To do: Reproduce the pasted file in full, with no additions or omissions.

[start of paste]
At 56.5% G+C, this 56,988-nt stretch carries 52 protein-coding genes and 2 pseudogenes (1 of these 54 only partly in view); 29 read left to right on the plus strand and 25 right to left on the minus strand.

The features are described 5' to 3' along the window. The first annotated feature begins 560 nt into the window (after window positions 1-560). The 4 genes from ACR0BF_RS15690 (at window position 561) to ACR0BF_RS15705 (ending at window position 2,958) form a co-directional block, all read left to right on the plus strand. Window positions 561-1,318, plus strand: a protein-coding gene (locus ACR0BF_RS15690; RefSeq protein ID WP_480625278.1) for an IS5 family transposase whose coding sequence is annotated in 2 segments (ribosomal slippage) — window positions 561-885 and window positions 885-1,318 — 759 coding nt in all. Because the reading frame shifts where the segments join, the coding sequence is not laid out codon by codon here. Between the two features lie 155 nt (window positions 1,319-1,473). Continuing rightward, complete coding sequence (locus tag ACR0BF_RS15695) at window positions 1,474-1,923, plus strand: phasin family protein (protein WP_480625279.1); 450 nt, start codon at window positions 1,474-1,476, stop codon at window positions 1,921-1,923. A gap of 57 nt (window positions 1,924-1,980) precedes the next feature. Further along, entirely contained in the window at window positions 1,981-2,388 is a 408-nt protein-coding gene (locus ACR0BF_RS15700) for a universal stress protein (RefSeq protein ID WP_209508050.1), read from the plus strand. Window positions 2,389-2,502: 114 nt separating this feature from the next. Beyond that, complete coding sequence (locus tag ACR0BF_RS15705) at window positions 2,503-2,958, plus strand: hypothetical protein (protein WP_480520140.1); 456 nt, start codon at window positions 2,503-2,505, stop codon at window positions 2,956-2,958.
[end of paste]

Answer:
At 56.5% G+C, this 56,988-nt stretch carries 52 protein-coding genes and 2 pseudogenes (1 of these 54 only partly in view); 29 read left to right on the plus strand and 25 right to left on the minus strand.

The features are described 5' to 3' along the window. The first annotated feature begins 560 nt into the window (after window positions 1-560). The 4 genes from ACR0BF_RS15690 (at window position 561) to ACR0BF_RS15705 (ending at window position 2,958) form a co-directional block, all read left to right on the plus strand. Window positions 561-1,318, plus strand: a protein-coding gene (locus ACR0BF_RS15690; RefSeq protein ID WP_480625278.1) for an IS5 family transposase whose coding sequence is annotated in 2 segments (ribosomal slippage) — window positions 561-885 and window positions 885-1,318 — 759 coding nt in all. Because the reading frame shifts where the segments join, the coding sequence is not laid out codon by codon here. Between the two features lie 155 nt (window positions 1,319-1,473). Continuing rightward, complete coding sequence (locus tag ACR0BF_RS15695) at window positions 1,474-1,923, plus strand: phasin family protein (protein WP_480625279.1); 450 nt, start codon at window positions 1,474-1,476, stop codon at window positions 1,921-1,923. A gap of 57 nt (window positions 1,924-1,980) precedes the next feature. Further along, entirely contained in the window at window positions 1,981-2,388 is a 408-nt protein-coding gene (locus ACR0BF_RS15700) for a universal stress protein (RefSeq protein ID WP_209508050.1), read from the plus strand. Window positions 2,389-2,502: 114 nt separating this feature from the next. Beyond that, complete coding sequence (locus tag ACR0BF_RS15705) at window positions 2,503-2,958, plus strand: hypothetical protein (protein WP_480520140.1); 456 nt, start codon at window positions 2,503-2,505, stop codon at window positions 2,956-2,958.